Many of the great programs of the Golden Age of Radio have their distinctive characteristics, but The Family Theater is unique even among the most unique. Broadcast on the Mutual Broadcasting System, it had no commercial sponsor at all, and yet it ran for ten years and managed to pull in some of the best actors and actresses of the day. The writing is also excellent -- they do a brilliant mix of serious and funny.
It was also an explicitly religious program. While there were lots of religious programs on radio, some of which were significant -- one of them, Unshackled!, is the only Golden Age program still running -- none of them had the significance of The Family Theater, which was the religious program almost everyone would have at least known about. Part of the reason is in the name: it was a program designed for the family to gather around to hear, and it did very well at providing material for that demographic. And its influence was considerable. It was, for instance, The Family Theater that popularized the saying, "The family that prays together, stays together."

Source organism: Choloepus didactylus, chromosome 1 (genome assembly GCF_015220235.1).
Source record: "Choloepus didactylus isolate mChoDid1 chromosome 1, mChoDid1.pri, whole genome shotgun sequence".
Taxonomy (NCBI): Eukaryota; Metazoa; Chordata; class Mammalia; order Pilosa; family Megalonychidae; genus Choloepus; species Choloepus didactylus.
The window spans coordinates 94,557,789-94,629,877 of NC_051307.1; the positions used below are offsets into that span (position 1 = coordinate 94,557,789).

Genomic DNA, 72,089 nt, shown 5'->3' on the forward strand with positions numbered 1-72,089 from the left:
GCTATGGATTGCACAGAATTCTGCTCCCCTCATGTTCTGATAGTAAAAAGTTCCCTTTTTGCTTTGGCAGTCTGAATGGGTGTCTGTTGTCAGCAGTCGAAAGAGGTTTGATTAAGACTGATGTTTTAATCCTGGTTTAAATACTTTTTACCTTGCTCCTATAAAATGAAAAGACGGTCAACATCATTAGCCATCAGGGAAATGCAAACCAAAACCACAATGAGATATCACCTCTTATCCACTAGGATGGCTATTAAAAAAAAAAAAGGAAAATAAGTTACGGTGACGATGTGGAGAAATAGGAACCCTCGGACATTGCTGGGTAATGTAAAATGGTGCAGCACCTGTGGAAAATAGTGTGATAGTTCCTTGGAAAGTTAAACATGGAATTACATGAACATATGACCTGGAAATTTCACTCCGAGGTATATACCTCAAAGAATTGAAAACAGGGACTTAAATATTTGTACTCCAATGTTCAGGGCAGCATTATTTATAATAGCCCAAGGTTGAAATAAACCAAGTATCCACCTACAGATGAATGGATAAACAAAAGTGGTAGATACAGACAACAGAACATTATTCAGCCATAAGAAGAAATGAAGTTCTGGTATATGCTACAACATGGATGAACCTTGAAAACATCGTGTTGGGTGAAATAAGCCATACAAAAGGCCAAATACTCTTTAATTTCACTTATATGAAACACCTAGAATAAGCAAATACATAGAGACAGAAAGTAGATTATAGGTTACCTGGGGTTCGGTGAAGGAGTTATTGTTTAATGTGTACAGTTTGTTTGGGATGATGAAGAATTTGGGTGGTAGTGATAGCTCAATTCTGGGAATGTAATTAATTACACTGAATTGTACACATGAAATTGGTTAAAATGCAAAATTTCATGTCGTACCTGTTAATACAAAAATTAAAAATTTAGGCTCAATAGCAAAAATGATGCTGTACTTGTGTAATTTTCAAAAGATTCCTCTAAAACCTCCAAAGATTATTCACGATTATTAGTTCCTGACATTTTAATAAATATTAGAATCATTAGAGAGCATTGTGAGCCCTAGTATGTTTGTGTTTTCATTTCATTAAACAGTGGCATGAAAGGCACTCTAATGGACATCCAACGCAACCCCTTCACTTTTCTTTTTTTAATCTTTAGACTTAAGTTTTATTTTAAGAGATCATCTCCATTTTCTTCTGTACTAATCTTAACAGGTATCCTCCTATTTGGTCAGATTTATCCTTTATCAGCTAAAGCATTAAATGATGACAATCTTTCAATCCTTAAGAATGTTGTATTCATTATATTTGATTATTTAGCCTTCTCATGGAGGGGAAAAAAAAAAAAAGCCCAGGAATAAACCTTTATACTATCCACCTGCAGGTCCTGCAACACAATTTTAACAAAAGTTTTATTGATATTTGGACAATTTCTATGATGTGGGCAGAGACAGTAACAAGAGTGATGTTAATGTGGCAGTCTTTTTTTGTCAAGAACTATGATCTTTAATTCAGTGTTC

The Family Theater was the brainchild of Father Patrick Peyton, C.S.C., commonly known as The Rosary Priest because of his Rosary Crusades designed to promote praying the Rosary. Fr. Peyton had quite a knack for media; he is easily one of the most significant figures in mass media in the mid-twentieth century.
There are lots of excellent of episodes of The Family Theater -- they did such a wide range stories, everything from The Little Prince to serial dramas to humorous little stand-alones to historicals to Moby Dick that you can find good versions of almost any kind of story you might like. It would be hard to choose a best one. The one I've selected out for this post is the one I've heard most recently. It is a quirky little stand-alone, an idea piece; it builds slowly but cleverly to a double punchline, one serious and one joking. There's not much action, but the interaction between the main characters, Danny (played by Raymond Burr, best known for his television role as Perry Mason) and Eve (played by Virginia Gregg, one of the greatest radio actresses of all time), is charming and interesting -- you never know the next direction it will go. The host is Eleanor Powell, who had been an extremely popular actress in the 1930s.
You can listen to "Stranger in Town" at My Old Radio.